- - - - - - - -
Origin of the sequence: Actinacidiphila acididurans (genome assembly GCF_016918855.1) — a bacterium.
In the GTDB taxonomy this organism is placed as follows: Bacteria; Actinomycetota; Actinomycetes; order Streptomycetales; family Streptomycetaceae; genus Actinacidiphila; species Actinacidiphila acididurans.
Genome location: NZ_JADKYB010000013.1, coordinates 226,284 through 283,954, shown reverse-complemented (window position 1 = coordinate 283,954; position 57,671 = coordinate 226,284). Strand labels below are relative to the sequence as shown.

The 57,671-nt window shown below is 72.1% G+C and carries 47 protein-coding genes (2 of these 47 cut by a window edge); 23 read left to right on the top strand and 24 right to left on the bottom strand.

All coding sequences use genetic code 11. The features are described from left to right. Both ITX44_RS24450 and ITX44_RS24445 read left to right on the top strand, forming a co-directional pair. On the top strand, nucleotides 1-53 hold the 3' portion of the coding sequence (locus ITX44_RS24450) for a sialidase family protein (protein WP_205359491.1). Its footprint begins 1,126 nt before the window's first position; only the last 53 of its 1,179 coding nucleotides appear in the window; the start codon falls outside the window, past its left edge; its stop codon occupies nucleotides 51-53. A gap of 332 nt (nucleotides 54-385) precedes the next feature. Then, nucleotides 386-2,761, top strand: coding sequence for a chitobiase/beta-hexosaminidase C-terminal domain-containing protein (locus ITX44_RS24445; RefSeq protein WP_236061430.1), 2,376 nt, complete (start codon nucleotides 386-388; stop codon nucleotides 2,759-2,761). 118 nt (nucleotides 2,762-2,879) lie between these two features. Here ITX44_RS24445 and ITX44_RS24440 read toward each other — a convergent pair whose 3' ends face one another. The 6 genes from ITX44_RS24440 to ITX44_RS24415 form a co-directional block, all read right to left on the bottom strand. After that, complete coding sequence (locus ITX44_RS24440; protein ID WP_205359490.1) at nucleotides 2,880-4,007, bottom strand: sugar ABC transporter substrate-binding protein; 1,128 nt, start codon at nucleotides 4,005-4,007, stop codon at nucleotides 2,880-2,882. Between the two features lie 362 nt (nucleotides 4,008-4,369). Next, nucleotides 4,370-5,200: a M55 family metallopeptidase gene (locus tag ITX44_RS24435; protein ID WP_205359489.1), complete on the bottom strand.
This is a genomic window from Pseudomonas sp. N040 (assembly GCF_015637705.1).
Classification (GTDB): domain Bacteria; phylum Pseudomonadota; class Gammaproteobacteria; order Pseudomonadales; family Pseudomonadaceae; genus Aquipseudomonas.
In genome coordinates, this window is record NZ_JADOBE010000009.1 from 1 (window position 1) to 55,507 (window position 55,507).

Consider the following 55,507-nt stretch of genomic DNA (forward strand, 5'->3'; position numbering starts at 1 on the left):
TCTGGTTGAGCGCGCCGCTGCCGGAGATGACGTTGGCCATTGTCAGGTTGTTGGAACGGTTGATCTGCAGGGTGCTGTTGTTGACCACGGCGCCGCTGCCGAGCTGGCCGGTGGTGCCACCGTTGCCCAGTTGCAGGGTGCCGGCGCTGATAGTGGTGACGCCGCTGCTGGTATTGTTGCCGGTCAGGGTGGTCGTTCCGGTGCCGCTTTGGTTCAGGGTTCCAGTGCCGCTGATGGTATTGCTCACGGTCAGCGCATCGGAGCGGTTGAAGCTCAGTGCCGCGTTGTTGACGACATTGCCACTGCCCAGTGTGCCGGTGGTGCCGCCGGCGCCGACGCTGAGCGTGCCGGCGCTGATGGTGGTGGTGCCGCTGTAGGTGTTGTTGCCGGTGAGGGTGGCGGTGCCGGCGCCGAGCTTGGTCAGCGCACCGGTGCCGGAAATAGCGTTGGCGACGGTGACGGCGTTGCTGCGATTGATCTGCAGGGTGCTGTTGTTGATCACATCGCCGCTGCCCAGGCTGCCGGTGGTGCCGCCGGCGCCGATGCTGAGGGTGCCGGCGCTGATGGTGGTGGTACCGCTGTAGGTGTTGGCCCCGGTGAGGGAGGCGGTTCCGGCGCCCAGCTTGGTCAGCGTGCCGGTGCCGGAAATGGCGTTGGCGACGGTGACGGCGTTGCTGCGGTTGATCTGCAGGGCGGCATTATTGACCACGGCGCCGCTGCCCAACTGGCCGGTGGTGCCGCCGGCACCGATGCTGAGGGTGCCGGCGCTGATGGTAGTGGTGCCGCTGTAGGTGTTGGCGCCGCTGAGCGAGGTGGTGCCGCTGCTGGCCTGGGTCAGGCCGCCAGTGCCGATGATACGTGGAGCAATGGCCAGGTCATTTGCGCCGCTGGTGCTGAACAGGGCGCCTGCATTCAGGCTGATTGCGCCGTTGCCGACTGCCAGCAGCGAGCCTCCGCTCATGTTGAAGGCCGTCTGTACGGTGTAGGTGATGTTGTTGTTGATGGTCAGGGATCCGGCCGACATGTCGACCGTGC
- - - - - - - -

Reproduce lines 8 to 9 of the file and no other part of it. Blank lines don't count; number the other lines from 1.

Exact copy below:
In genome coordinates, this window is record NZ_JADOBE010000009.1 from 1 (window position 1) to 55,507 (window position 55,507).

Consider the following 55,507-nt stretch of genomic DNA (forward strand, 5'->3'; position numbering starts at 1 on the left):